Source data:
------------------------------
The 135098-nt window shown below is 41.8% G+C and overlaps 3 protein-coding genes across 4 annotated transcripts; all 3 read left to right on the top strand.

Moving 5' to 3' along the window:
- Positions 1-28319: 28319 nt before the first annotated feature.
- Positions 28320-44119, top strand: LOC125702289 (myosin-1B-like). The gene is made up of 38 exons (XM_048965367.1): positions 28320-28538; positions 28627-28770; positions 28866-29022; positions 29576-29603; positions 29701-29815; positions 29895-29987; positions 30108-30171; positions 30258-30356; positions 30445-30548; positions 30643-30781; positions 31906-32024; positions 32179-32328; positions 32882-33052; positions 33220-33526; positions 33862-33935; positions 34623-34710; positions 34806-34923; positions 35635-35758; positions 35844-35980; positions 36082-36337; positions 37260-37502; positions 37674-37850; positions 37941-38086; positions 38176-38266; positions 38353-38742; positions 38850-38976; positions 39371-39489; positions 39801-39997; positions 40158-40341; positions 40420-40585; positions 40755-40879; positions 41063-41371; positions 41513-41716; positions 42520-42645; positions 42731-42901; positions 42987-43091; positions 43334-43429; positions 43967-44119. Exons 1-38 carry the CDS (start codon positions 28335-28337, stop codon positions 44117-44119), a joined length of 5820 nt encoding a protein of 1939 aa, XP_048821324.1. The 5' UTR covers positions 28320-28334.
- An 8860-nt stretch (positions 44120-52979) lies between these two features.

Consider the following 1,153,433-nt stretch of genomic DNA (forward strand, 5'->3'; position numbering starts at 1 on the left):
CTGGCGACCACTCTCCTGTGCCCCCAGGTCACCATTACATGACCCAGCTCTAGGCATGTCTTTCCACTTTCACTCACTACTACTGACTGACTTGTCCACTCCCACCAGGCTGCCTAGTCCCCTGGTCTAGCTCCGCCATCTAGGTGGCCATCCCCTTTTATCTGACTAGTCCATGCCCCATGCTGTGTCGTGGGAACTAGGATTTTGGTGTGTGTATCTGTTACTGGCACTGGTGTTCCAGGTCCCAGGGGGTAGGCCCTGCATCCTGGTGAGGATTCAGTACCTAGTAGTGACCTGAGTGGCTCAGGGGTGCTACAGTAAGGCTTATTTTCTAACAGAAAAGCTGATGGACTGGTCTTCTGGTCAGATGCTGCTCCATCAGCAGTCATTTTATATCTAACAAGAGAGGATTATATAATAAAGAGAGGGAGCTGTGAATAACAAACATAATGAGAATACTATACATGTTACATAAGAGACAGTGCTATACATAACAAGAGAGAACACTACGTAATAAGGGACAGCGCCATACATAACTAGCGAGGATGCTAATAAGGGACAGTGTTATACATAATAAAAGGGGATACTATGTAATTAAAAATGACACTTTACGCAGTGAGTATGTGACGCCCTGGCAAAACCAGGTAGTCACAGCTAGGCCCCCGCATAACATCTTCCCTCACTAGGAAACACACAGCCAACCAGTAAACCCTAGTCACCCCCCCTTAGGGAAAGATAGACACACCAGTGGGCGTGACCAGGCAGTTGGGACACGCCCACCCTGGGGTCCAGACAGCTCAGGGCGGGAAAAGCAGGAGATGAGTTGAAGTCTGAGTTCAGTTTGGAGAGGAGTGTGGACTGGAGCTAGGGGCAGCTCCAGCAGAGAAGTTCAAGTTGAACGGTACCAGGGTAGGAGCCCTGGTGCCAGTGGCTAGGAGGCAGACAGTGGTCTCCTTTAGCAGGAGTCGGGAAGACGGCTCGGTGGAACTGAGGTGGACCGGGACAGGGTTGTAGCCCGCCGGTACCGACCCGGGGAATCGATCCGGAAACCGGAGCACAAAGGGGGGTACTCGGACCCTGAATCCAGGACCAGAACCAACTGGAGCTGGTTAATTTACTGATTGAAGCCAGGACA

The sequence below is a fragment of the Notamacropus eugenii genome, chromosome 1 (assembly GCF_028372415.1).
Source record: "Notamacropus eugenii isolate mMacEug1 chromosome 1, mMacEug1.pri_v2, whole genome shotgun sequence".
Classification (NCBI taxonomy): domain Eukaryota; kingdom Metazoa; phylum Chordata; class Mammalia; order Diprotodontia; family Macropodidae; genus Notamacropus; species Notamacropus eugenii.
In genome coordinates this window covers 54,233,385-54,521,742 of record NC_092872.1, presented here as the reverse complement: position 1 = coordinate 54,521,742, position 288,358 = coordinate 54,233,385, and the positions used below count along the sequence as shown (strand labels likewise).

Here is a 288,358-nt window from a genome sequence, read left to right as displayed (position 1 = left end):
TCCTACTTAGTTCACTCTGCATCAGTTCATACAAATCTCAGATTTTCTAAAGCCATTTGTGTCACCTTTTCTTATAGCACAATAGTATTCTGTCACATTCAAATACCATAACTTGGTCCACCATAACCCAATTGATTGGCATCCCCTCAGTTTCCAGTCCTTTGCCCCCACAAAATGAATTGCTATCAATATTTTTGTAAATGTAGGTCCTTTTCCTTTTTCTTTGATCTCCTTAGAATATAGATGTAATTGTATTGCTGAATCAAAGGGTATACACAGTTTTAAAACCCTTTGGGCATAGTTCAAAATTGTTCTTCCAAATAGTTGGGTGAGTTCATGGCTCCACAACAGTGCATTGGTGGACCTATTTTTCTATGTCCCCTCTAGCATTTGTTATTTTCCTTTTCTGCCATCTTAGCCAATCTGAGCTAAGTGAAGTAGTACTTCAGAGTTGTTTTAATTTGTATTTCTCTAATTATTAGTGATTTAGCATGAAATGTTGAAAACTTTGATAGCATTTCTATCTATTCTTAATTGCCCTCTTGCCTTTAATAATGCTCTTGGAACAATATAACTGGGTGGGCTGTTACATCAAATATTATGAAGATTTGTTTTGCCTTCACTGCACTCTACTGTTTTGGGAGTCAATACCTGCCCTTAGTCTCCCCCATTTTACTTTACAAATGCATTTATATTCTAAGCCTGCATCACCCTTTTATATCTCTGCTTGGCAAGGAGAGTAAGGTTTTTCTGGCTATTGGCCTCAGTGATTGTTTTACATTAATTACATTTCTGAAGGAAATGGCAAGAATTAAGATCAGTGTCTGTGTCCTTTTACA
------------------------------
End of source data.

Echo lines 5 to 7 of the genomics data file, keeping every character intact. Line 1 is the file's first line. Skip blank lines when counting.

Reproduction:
- An 8860-nt stretch (positions 44120-52979) lies between these two features.

Consider the following 1,153,433-nt stretch of genomic DNA (forward strand, 5'->3'; position numbering starts at 1 on the left):
CTGGCGACCACTCTCCTGTGCCCCCAGGTCACCATTACATGACCCAGCTCTAGGCATGTCTTTCCACTTTCACTCACTACTACTGACTGACTTGTCCACTCCCACCAGGCTGCCTAGTCCCCTGGTCTAGCTCCGCCATCTAGGTGGCCATCCCCTTTTATCTGACTAGTCCATGCCCCATGCTGTGTCGTGGGAACTAGGATTTTGGTGTGTGTATCTGTTACTGGCACTGGTGTTCCAGGTCCCAGGGGGTAGGCCCTGCATCCTGGTGAGGATTCAGTACCTAGTAGTGACCTGAGTGGCTCAGGGGTGCTACAGTAAGGCTTATTTTCTAACAGAAAAGCTGATGGACTGGTCTTCTGGTCAGATGCTGCTCCATCAGCAGTCATTTTATATCTAACAAGAGAGGATTATATAATAAAGAGAGGGAGCTGTGAATAACAAACATAATGAGAATACTATACATGTTACATAAGAGACAGTGCTATACATAACAAGAGAGAACACTACGTAATAAGGGACAGCGCCATACATAACTAGCGAGGATGCTAATAAGGGACAGTGTTATACATAATAAAAGGGGATACTATGTAATTAAAAATGACACTTTACGCAGTGAGTATGTGACGCCCTGGCAAAACCAGGTAGTCACAGCTAGGCCCCCGCATAACATCTTCCCTCACTAGGAAACACACAGCCAACCAGTAAACCCTAGTCACCCCCCCTTAGGGAAAGATAGACACACCAGTGGGCGTGACCAGGCAGTTGGGACACGCCCACCCTGGGGTCCAGACAGCTCAGGGCGGGAAAAGCAGGAGATGAGTTGAAGTCTGAGTTCAGTTTGGAGAGGAGTGTGGACTGGAGCTAGGGGCAGCTCCAGCAGAGAAGTTCAAGTTGAACGGTACCAGGGTAGGAGCCCTGGTGCCAGTGGCTAGGAGGCAGACAGTGGTCTCCTTTAGCAGGAGTCGGGAAGACGGCTCGGTGGAACTGAGGTGGACCGGGACAGGGTTGTAGCCCGCCGGTACCGACCCGGGGAATCGATCCGGAAACCGGAGCACAAAGGGGGGTACTCGGACCCTGAATCCAGGACCAGAACCAACTGGAGCTGGTTAATTTACTGATTGAAGCCAGGACA